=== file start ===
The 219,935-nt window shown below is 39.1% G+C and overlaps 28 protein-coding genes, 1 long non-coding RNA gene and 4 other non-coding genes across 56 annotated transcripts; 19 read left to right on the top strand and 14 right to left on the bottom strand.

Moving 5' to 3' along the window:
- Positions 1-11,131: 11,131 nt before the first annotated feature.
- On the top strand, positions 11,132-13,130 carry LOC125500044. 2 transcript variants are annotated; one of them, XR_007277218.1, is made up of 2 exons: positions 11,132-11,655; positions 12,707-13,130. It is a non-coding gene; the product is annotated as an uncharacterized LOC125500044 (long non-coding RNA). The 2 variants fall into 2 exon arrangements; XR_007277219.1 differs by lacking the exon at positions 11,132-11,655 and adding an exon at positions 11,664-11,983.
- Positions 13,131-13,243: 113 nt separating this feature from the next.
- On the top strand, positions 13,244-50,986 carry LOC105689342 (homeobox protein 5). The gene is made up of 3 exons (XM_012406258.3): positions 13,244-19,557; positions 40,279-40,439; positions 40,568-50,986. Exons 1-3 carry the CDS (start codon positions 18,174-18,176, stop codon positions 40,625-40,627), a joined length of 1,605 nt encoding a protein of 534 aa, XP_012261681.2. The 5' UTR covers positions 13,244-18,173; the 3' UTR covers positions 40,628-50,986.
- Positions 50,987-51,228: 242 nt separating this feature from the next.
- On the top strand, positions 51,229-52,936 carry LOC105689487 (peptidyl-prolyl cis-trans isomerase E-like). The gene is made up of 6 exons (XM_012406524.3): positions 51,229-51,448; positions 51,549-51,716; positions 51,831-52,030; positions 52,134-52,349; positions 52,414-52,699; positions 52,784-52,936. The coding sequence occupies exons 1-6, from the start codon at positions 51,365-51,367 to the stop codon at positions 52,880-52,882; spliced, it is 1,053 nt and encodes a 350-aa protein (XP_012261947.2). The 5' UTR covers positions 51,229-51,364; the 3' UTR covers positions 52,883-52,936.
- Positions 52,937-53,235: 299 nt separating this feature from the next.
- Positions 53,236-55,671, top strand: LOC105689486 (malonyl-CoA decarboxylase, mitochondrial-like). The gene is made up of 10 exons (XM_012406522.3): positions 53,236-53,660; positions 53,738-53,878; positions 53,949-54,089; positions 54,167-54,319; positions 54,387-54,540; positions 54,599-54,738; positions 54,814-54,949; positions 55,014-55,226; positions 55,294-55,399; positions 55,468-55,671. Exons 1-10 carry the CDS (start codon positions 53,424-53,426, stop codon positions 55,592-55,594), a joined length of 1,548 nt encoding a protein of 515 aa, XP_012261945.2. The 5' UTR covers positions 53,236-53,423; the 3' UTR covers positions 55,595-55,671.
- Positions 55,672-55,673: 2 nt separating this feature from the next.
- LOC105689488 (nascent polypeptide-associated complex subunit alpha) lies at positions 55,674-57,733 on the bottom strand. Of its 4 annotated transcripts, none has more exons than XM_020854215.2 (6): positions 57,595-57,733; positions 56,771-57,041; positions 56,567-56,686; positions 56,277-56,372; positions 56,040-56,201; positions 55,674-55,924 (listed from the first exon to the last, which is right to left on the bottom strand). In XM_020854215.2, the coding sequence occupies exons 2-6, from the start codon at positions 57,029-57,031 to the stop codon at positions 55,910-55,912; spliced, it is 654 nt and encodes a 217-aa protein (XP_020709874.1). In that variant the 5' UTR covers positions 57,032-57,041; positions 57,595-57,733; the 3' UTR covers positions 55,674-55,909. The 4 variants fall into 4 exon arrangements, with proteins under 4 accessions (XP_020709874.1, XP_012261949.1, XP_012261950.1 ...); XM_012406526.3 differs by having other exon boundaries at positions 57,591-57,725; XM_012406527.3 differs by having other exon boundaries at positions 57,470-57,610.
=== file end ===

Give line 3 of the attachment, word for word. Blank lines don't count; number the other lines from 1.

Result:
- Positions 1-11,131: 11,131 nt before the first annotated feature.